Heads Up new TV show: Heroes of Helmand: The British Army’s Great Escape

Djer know when I scanned the thread title I thought it said herpes of Helmand
 
Briefly, that John Reid as Defence Secretary said in April 2006 "We would be perfectly happy to leave in 3 years time without firing a shot", or words to that effect, based on the stated Helmand Plan, the ink spot strategy around Lashkar Gah.

That about one month later British soldiers were fighting for their lives defending outposts c.70 miles from the intended area of operation and that neither John Reid or his replacement defence secretary Des Browne had any any idea that this was going on or who had ordered it.

In summary, the command in Helmand was doing it's own thing entirely independently of the British governments wishes and that both Brigadier Butler and Colonel Tootal said it was all Helmand Governor Daoud's fault because he made them do it, 'even using harsh language'.


i thought you might say that because you've said it before, even when it doesn't really answer the questions or counter arguments posed.

now, as discussed earlier you refuse to accept the accounts of people in theatre with a front row seat to how events were playing out, why is that? we can agree that the decision to create a western democracy in Afghanistan was a mistake and that the expansion of the ink spot strategy with so few troops was folly but why do you cling to your second hand version of events and your conclusions drawn so dearly.

also, on the melodrama, could you try and reign in the "fighting for their lives" chat, its infantile. they were fighting and fighting hard, which they should be commended for, but we're not talking about units being overrun. if they'd been is LKG its not like their deployment would've been spent handing out pencils and organising sports days with the locals.
 
My issue is that the orders were
  1. Illegal
  2. Ineffective
  3. Against the mission as stated
Regardless of 1 and 3, if the orders had worked then i would probably of followed them, but they didn't work and only endangered our lives more for no effect.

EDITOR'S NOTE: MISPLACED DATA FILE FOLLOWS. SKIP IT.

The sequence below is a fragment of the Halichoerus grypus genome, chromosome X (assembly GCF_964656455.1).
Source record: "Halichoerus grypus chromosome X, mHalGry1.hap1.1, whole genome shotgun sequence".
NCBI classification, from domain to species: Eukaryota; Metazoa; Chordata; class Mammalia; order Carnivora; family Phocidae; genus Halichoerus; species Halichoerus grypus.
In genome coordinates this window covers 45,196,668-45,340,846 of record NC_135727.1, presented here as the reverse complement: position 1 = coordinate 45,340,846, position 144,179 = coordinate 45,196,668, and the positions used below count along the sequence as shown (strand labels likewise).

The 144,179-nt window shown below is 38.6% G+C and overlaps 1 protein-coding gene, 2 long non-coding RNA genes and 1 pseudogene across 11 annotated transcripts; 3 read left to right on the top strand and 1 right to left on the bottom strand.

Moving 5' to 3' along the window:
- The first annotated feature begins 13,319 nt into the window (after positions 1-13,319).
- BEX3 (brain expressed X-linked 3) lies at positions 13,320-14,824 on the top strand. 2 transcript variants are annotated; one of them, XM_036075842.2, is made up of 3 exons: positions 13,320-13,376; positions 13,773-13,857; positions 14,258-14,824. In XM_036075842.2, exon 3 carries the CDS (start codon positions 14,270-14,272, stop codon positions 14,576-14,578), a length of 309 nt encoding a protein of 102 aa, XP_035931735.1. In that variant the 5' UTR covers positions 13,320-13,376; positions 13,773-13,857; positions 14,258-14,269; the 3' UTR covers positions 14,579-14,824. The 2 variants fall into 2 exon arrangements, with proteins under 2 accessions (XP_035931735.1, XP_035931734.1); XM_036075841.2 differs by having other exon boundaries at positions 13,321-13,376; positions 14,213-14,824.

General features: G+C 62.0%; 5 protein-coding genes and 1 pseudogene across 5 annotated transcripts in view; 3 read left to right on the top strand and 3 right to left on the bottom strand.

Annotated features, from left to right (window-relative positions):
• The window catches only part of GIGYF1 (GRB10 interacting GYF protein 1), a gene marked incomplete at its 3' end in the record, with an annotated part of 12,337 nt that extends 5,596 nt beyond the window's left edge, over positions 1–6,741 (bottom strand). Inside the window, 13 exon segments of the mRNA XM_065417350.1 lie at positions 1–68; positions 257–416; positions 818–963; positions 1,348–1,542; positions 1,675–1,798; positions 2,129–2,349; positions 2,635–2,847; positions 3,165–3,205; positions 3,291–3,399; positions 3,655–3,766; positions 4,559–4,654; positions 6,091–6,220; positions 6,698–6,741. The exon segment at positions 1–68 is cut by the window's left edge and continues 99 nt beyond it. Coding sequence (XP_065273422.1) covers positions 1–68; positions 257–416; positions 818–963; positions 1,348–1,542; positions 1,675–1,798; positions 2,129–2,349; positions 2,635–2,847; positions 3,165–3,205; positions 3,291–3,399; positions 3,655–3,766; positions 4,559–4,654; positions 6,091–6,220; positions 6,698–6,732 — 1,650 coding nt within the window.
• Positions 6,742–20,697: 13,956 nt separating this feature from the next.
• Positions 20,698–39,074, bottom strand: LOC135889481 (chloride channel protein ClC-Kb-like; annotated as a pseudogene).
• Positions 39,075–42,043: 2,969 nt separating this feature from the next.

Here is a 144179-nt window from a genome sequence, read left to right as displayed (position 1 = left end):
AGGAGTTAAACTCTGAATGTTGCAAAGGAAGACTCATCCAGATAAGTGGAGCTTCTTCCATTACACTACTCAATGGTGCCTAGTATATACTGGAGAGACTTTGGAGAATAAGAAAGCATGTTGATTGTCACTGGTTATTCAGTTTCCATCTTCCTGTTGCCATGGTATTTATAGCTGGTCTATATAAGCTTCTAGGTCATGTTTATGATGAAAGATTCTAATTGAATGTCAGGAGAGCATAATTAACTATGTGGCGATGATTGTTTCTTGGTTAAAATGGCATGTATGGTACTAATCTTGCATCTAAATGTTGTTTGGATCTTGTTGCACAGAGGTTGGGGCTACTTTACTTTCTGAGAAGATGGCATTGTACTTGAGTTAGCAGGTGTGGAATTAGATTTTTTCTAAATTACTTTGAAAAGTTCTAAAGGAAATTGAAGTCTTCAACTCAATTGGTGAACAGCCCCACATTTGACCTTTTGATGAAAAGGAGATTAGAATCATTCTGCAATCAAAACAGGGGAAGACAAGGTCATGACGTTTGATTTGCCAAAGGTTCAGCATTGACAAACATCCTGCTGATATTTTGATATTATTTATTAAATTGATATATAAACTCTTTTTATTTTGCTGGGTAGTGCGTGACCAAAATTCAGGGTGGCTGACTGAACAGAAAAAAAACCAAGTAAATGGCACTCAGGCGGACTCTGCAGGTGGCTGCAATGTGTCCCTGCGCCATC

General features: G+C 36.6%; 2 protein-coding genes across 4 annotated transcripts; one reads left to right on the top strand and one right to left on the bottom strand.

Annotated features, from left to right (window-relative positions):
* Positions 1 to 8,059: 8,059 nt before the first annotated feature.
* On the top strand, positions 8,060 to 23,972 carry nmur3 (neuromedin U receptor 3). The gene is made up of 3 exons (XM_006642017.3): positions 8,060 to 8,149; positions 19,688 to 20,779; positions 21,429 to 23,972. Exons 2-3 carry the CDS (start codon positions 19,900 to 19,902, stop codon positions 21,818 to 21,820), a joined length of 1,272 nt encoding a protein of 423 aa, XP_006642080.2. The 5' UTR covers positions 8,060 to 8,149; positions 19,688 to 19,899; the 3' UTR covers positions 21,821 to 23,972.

I do appreciate there are some informed posters & watchers on here, but there are also those who resort to pissy memes and insults o try to bury the topic and close down the discussion.

I am so vocal about it because if we don't learn what went wrong in Helmand, how will we avoid repeating them in the future? The politicians and generals who sent soldiers to the Platoon Houses are now advising the government and demanding 'boots on the ground' in Syria and the like. I believe they are nothing more than profiteers, now getting payoffs on speaking engagements for the accountancy firms who audit the equipment manufacturers books.

Brigadier Butler has been left hung out to dry over his command decisions over the Platoon Houses fiasco, but i believe (from info gleaned from very well informed senior ranks publications on the matter) it was all at the behest of General Richards, the ISAF commander at the time. General Richards is now a Baron and a member of the house of Lords. Here's a list of the business interests he has accumulated in just 3 years since leaving the army - i wonder how the men he sent on pointless missions are fairing now, and their families? The documentary suggests not so well.

I wouldn't be surprised if you have been rifling through Richard's bins!

What brand of toothpaste does the peer prefer?;)
 
There was a shortage of red London busses at the time, and as the say in Para Regt, a third class ride is better than a first class walk.